Commentary by Chris Carter
On Thursday the Commandant of the Marine Corps voiced his opposition to repealing the law that prevents gays from serving openly in the Armed Forces.
General James Conway told the Senate Armed Services Committee that a repeal of ‘Don't Ask, Don't Tell’ (DADT) would negatively affect the military.
“At this point, I think that the current policy works,” Conway said. “My best military advice to this committee, to the secretary, and to the president would be to keep the law such as it is.”
The current law, which came into effect in 1993, states that there is “no constitutional right to serve in the armed forces,” and that Congress can “establish qualifications for and conditions of service.” It also states that persons who “engage in homosexual acts would create an unacceptable risk to the high standards of morale, good order and discipline, and unit cohesion that are the essence of military capability.”
Despite the military's regulations banning homosexual behavior, homosexual members are in fact allowed to serve - just not openly. While the military will discharge that member once they are discovered to be gay, the military is not allowed to ask about their lifestyle, and the individual doesn't have to tell. Essentially, it only becomes a problem when the member's lifestyle interferes with the execution of their duties.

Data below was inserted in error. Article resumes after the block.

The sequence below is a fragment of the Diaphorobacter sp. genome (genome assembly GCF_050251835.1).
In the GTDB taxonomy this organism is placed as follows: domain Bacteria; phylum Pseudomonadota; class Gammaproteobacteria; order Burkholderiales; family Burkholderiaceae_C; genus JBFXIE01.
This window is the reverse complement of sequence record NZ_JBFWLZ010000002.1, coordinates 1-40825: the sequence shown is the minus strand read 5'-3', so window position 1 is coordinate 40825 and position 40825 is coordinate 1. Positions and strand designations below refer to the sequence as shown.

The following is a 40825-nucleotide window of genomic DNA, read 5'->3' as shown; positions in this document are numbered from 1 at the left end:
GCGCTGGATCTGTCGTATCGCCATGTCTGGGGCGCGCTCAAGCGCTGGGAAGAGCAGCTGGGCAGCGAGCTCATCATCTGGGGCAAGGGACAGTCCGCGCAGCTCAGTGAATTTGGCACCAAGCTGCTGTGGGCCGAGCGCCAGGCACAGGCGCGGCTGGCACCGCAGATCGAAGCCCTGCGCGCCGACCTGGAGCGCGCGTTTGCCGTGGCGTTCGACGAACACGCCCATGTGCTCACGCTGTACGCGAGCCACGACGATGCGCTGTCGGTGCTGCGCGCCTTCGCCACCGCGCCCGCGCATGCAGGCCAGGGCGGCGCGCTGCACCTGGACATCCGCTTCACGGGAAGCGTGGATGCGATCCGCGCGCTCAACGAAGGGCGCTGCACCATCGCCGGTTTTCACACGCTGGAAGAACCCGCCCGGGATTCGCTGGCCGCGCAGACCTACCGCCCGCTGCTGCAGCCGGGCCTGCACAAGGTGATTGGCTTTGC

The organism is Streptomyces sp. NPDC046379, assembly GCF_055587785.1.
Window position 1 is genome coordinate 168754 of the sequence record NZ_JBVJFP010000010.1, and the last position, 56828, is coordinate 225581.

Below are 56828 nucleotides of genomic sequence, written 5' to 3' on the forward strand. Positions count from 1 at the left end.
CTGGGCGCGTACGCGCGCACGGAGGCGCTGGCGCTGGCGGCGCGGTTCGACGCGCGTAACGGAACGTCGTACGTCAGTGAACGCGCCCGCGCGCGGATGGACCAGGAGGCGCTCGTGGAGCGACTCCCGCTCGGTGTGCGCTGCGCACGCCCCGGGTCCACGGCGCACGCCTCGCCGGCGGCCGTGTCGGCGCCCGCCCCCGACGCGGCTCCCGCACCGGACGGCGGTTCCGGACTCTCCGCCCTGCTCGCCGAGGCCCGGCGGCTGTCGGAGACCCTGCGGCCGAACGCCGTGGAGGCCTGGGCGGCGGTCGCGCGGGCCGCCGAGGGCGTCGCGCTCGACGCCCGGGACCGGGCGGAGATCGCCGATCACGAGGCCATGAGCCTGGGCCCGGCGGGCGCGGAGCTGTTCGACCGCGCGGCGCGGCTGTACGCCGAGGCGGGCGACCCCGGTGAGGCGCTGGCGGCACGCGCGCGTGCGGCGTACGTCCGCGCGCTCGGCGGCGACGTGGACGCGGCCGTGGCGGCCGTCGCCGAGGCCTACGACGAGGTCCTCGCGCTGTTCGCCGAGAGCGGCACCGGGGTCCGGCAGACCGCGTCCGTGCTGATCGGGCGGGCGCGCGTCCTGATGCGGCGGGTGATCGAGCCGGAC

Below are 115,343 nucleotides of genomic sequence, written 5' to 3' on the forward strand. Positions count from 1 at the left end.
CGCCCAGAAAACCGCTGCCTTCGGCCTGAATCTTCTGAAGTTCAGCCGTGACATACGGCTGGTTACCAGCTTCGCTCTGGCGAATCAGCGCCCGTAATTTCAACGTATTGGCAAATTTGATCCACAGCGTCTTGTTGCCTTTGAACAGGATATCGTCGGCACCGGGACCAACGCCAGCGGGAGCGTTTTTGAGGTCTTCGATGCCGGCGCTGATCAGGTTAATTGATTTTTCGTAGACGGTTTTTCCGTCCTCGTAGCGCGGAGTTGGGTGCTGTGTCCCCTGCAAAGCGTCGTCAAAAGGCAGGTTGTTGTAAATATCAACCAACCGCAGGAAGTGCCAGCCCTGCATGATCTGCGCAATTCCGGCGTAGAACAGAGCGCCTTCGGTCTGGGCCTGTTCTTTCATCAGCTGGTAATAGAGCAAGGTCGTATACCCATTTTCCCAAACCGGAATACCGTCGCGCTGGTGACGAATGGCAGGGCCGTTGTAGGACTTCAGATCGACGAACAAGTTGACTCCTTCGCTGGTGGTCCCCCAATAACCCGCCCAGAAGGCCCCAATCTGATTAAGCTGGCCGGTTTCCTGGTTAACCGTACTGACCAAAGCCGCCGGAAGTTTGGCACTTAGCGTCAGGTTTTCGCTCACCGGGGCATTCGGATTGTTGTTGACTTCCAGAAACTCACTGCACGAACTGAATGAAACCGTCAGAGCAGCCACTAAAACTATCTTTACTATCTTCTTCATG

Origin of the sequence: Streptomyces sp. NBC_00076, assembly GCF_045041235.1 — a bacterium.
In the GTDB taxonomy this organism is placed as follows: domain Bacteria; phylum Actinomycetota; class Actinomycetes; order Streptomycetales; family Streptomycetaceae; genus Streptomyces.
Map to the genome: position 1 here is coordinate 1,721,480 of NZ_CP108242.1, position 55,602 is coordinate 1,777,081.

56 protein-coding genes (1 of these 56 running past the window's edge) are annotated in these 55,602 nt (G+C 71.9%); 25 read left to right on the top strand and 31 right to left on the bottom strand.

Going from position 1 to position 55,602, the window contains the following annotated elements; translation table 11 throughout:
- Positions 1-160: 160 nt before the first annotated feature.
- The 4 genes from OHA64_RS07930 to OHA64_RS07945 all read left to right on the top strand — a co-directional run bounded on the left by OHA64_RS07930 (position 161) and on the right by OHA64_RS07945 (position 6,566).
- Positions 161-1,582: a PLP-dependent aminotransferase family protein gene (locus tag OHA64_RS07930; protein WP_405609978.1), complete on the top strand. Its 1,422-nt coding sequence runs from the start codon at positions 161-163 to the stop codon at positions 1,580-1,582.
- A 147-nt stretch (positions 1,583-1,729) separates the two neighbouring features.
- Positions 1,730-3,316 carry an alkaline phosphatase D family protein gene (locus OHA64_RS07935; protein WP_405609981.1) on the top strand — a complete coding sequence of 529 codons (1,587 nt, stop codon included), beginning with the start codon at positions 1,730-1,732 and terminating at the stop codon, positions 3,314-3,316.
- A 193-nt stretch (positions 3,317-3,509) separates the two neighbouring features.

“My personal opinion is that unless we can strip away the emotion, the agendas and the politics and ask, at least in my case, do we somehow enhance the war-fighting capabilities of the United States Marine Corps by allowing homosexuals to openly serve?” asked Conway. Indeed, with the military engaged on two battlefields in a conflict that has lasted nearly nine years, now hardly seems to be the right time to put our troops in a position that has already been determined to be an ‘unacceptable risk.’”
Defense Secretary Robert Gates and Admiral Mike Mullen, Chairman of the Joint Chiefs of Staff, have already expressed their support for a repeal of the policy, with Adm. Mullen even saying that it is “the right thing to do.”
Adm. Gary Roughead, the Chief of Naval Operations, told the committee that he would be in opposition as well if an upcoming military study found that the repeal would harm the Navy's readiness, according to Marine Corps Times.
The military is planning a 10-month study on military members and their families on the impact of homosexuals serving in the military and will also ask the RAND Corporation – who has received funding from George Soros' Open Society Institute – to update their 1993 study on the matter.